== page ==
Lucy Stone, who was born on August 13, 1818, became the first Massachusetts woman to earn a college degree. She taught and did housework while at Oberlin College, attracting the attention of abolitionist William Lloyd Garrison. He wrote, “She is a very superior young woman, and has a soul as free as the air.” Lucy married Henry Blackwell and became known for keeping her own name to protest restrictive marriage laws. They had two children but their son died after birth. Lucy bravely and on her own spoke out for the abolition of slavery and for women’s rights when few women did. She organized her own lectures, eloquent and sincere, and led in calling the first national woman’s rights convention at Worcester, Massachusetts, in 1850. She converted Susan B. Anthony and Julia Ward Howe to suffrage, refused to pay taxes to protest women’s lack of representation, and pressed for voting rights for both Black men and all women.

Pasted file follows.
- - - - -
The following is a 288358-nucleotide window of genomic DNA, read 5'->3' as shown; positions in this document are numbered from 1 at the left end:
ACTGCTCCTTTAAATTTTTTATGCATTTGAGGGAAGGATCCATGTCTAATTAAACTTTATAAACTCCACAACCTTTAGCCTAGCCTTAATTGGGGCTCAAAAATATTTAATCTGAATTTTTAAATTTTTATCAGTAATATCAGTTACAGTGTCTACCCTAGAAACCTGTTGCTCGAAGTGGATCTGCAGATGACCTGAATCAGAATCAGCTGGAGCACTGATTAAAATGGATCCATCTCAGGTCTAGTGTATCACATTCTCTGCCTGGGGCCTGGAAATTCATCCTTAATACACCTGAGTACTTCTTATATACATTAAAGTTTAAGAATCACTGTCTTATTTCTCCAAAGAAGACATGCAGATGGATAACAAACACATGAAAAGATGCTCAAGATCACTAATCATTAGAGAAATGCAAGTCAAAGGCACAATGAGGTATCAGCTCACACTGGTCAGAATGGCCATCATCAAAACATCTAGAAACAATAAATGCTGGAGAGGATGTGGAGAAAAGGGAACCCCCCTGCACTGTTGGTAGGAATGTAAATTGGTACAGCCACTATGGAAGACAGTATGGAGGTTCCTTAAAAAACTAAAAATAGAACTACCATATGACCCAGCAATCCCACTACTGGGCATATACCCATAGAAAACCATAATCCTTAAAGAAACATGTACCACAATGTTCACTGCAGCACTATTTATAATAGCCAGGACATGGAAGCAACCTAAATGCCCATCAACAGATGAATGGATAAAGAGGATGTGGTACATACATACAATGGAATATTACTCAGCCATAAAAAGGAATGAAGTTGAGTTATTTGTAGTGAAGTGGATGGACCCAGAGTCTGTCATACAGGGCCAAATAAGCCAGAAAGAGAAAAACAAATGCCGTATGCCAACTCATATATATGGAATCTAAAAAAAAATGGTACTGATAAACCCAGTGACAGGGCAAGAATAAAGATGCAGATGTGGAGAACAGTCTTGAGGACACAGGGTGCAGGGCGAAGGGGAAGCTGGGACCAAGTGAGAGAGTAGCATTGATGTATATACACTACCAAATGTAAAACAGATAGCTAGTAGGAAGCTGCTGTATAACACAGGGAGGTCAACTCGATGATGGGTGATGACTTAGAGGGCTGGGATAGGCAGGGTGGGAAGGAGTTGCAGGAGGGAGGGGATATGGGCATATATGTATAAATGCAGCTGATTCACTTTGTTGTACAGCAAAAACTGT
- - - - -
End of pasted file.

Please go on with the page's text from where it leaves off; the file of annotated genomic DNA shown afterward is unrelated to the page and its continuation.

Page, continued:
Lucy Stone was a founder of the American Woman Suffrage Association in 1869 and a leading spirit in New England for decades. She published and edited the influential weekly The Woman’s Journal with her husband and later her daughter Alice Stone Blackwell for 47 years. Lucy Stone’s dying words to her daughter on October 18, 1893, were “Make the world better.
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